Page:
One of our many roles is to monitor for any unauthorised works or additions within the historic environment of Bath and its environs. We report any cases spotted by ourselves or Committee members, as well as any cases reported by any of our members or members of the public. We are additionally in correspondence with case officers regarding potential development breaches or ongoing enforcement cases.
Unauthorised works constitute alterations or additions to a building or site without the necessary planning permission or listed building consent. Local Planning Authorities (LPAs) have consequently been granted the primary responsibility for taking whatever enforcement action they consider necessary in the public interest in their area.
The Planning (Listed Buildings and Conservation Areas) Act 1990 sets out Parliament’s legislation for the protection and management of alterations to listed buildings within the UK (England and Wales).
Works to a listed building “for the demolition of a listed building or for its alteration or extension in any manner which would affect its character as a building of special architectural or historic interest” without the necessary listed building consent constitutes a criminal offence. The maximum sentence for unauthorised works to a listed building is two years’ imprisonment or an unlimited fine. In response to this, the Local Planning Authority may issue a listed building enforcement notice with the purpose of reversing works, or alleviating the harmful impact of completed, unauthorised works. Failure to comply with an enforcement notice is an additional offence with potential for a further unlimited fine. Whilst works can be granted consent retrospectively, this does not eliminate the fact that an offence may have been committed and a prosecution may still be brought. The demolition of an unlisted building within a conservation area similarly constitutes a criminal offence and an enforcement notice can be served to rectify any works done without planning permission, or in breach of a granted consent or condition.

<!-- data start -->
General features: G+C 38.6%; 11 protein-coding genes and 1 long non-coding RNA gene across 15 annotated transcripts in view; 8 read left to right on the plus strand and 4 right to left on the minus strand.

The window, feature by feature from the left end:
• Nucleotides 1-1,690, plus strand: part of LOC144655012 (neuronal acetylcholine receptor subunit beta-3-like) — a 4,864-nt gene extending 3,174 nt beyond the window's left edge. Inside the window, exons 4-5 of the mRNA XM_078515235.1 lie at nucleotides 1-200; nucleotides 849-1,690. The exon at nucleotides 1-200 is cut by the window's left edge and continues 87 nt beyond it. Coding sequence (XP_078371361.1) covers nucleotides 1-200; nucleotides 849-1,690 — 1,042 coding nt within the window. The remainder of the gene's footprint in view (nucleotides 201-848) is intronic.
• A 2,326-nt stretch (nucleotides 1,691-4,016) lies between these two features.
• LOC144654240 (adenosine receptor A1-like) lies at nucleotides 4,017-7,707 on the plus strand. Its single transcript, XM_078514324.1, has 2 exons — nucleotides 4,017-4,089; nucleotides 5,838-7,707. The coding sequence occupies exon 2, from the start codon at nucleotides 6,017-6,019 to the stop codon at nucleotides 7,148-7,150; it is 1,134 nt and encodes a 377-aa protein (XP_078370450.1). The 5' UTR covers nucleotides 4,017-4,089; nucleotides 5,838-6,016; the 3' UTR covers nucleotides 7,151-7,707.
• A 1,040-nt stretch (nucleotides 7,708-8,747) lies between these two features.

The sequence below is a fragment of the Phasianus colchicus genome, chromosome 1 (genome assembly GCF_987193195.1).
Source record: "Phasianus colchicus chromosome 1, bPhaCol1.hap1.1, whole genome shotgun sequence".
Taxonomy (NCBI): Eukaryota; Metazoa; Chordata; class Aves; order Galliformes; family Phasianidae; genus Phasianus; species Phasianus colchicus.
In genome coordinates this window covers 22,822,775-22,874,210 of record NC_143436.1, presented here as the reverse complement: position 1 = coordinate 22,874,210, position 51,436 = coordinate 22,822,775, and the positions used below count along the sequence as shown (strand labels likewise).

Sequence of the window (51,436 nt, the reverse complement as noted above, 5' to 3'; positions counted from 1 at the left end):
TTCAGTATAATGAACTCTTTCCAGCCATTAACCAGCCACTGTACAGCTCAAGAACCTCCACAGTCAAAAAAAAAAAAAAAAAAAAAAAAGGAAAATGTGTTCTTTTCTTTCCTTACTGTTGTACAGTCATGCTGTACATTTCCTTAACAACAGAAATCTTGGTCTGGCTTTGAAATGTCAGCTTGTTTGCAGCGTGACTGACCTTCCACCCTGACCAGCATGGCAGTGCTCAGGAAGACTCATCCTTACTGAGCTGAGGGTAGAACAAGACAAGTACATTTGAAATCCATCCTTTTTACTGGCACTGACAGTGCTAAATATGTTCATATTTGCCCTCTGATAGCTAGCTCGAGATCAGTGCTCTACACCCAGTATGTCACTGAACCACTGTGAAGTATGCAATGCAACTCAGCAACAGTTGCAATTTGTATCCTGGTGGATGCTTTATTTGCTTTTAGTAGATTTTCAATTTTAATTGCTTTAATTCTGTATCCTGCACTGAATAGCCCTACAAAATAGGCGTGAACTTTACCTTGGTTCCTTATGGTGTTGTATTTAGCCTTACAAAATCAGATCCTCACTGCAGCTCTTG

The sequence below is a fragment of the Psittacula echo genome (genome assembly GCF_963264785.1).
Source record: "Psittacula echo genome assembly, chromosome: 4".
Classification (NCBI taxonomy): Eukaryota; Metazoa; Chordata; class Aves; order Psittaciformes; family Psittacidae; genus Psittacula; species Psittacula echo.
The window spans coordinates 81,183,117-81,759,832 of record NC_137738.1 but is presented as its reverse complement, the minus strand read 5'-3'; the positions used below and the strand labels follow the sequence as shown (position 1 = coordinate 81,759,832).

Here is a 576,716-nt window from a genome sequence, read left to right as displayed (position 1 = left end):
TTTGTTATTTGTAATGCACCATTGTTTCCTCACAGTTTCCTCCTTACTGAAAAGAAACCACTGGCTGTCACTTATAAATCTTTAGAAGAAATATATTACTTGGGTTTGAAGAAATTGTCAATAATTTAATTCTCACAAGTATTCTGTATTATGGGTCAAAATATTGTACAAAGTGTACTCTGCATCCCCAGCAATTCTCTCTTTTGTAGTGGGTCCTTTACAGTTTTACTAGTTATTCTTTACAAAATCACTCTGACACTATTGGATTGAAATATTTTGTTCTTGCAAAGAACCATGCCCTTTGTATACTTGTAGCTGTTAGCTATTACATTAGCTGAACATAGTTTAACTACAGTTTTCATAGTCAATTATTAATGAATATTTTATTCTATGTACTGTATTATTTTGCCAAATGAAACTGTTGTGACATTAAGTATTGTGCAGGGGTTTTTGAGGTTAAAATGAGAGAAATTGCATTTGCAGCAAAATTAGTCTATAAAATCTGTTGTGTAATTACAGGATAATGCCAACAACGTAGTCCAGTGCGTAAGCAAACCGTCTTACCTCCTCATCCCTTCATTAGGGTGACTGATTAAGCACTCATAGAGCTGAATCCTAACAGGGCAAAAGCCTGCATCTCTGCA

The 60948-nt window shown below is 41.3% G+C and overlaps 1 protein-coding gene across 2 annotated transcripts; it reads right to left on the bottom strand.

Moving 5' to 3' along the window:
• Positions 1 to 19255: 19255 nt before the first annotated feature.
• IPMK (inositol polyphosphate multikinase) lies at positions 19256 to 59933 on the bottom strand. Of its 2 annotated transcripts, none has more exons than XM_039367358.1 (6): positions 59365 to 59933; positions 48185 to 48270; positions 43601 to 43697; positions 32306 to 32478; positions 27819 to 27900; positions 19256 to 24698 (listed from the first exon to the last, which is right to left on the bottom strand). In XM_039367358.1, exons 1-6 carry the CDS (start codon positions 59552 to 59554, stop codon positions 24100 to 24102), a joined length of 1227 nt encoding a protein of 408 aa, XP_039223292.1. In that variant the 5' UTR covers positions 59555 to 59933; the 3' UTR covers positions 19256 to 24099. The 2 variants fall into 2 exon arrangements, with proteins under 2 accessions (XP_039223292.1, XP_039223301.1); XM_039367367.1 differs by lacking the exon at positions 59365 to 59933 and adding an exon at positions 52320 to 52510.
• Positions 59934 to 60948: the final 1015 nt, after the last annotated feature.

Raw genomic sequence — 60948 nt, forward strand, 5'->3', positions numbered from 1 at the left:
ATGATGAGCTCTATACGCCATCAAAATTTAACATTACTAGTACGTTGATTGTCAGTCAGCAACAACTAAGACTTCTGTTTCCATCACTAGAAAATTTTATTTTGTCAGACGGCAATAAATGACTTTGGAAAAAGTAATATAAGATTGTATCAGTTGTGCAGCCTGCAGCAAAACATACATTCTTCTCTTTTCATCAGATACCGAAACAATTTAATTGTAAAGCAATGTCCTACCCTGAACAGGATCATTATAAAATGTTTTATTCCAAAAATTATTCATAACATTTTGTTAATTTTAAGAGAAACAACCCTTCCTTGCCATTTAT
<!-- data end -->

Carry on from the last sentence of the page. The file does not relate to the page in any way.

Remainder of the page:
For further information, you can consult the RTPI’s Planning Enforcement Handbook for England free online.
You can also refer to Historic England’s Criminal Offences: Listed Buildings and Other Heritage Assets for a breakdown of planning legislation in relation to listed buildings.
In instances of the intentional neglect or vacancy of historic buildings, Historic England’s Stopping the Rot offers guidance on how to save listed buildings, describing measures that can be enacted by local authorities such as Urgent Works Notices and Compulsory Purchase Orders.
We are always happy to receive notifications of potential unpermitted works to historic buildings or the public realm, and encourage you to help us by keeping an eye on any developments in your local area. We would additionally strongly recommend that you keep a note of when the work started, and provide a photographic record of the site. Any details can be reported via email or phone; please contact us at email@example.com or 01225 338727. The process of reporting planning breaches is completely anonymous and you are encouraged to report issues where possible direct to the council at firstname.lastname@example.org.